Sometimes, it feels like nothing is happening.
Even published, with lots of new demands on my time, there’s occasionally a moment of feeling like everything is going stagnant. For me, this is usually in that weird quiet time a few months after a book has come out, but before anything fun starts happening with the next one. Other writers hit that wall of NOTHING IS HAPPENING at other points.
My impulse is always to make something happen. I go at it by emailing my agent and editor with non-helpful notes that say “What can I be doing that would be helpful right now?” The replies are usually “Go take a nap, Meadows.”
I’ve posted before about waiting, and things to do while, and those things still apply. But let’s talk about feelings this time.
Usually, for me, this stagnant feeling comes from a sudden feeling of powerlessness, and a desire for some kind of control to better my career.
If only I did some sort of advertising, it would sell a few more books.
If only I did some kind of promotion, it would boost my sales rank.
If only I could tell enough people about my book, they’d all love my book and give it five stars.
If only I make my editor pay attention to me, even though there’s literally nothing she needs to be doing for me right now, it will make my whole publishing house more excited about my books.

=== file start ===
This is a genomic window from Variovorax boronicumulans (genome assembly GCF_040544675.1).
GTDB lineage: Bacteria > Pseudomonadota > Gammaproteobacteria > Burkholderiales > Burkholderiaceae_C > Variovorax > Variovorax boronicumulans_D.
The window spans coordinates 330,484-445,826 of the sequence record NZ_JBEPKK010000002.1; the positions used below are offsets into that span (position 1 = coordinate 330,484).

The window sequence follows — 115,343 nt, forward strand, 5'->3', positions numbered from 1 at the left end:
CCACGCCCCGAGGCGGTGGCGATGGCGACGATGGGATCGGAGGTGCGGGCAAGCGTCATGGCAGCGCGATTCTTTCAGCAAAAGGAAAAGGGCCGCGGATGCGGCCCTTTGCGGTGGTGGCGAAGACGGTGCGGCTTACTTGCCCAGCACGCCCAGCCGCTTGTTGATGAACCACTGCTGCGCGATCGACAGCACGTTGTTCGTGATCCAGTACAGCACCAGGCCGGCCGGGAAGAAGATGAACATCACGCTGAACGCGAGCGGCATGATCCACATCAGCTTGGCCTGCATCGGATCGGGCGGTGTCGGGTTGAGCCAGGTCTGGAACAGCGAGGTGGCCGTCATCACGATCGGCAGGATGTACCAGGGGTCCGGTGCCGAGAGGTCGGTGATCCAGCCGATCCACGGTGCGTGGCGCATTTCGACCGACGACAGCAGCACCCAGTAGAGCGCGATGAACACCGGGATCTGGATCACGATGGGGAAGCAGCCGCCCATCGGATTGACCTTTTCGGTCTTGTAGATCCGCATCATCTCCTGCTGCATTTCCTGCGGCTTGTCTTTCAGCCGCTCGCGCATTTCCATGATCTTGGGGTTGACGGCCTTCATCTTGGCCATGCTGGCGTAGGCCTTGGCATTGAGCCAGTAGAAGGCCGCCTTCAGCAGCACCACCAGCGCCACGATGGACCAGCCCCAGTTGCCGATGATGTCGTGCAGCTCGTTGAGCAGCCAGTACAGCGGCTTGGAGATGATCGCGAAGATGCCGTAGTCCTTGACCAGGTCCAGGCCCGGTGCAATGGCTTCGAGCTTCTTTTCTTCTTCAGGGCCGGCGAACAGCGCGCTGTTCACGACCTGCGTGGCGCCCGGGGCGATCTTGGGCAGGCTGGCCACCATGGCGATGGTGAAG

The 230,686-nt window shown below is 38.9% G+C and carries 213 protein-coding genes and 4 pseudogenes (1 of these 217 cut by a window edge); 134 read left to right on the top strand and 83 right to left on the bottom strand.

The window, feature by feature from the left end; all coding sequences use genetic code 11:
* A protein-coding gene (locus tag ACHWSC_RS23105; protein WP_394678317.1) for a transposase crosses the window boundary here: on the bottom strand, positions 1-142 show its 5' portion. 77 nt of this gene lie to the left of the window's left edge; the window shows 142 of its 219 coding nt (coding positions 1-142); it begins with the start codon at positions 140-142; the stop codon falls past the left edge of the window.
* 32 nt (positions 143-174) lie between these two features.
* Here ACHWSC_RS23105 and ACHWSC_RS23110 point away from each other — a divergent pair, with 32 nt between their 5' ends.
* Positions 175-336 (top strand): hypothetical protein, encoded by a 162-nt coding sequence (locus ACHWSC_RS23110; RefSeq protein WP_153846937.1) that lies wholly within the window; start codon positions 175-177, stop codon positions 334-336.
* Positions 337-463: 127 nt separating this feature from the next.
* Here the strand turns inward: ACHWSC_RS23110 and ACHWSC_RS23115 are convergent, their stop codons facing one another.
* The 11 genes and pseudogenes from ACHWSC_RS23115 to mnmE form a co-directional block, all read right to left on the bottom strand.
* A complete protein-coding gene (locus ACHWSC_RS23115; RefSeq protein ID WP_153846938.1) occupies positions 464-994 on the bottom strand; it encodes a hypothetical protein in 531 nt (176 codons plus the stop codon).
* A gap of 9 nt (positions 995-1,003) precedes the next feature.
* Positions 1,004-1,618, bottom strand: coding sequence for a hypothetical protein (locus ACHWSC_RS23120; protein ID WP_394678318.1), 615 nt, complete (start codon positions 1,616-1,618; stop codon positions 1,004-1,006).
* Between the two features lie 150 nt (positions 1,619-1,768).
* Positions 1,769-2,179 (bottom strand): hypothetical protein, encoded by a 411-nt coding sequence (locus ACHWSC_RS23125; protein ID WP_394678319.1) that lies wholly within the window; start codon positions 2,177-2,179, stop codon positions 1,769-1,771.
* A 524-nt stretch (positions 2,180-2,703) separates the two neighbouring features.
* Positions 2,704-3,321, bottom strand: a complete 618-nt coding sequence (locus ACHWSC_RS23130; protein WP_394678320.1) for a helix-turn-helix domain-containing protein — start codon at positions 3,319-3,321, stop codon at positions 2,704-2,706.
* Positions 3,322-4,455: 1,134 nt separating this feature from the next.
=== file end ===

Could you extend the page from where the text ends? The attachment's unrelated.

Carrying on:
If only, if only, if only . . .
Sometimes it’s a reaction from the “hurry up and wait” part of publishing, where I get so used to moving quickly for weeks or months, trying to get everything to everyone — and then suddenly no one needs anything for a while. There’s a strange disoriented feeling, like I’m supposed to be doing something, but I have no idea what it is.
And these feelings are certainly not exclusive to post-publication. When I was querying, I’d send out more queries just to scratch that itch of needing to take action. When I was on submission, it took everything in me not to email my agent every five seconds to ask for an update.
If you’re waiting, I want you to know that I understand this is a hard time. I understand you want to do something. So here’s a big pile of hugs (or air hugs if you’re protective of personal space), and a reminder that there is something you can do. Something you should be doing. And it’s the only thing you can actually control in this whole business.
You can write.
Dive into whatever project you’re working on, and enjoy it, because there will come a time when other demands begin to encroach on that writing time until it feels crushed. Realize that right now is when you have the best opportunity to work on your book unencumbered by other obligations.
This is your writing time. Don’t let it go to waste.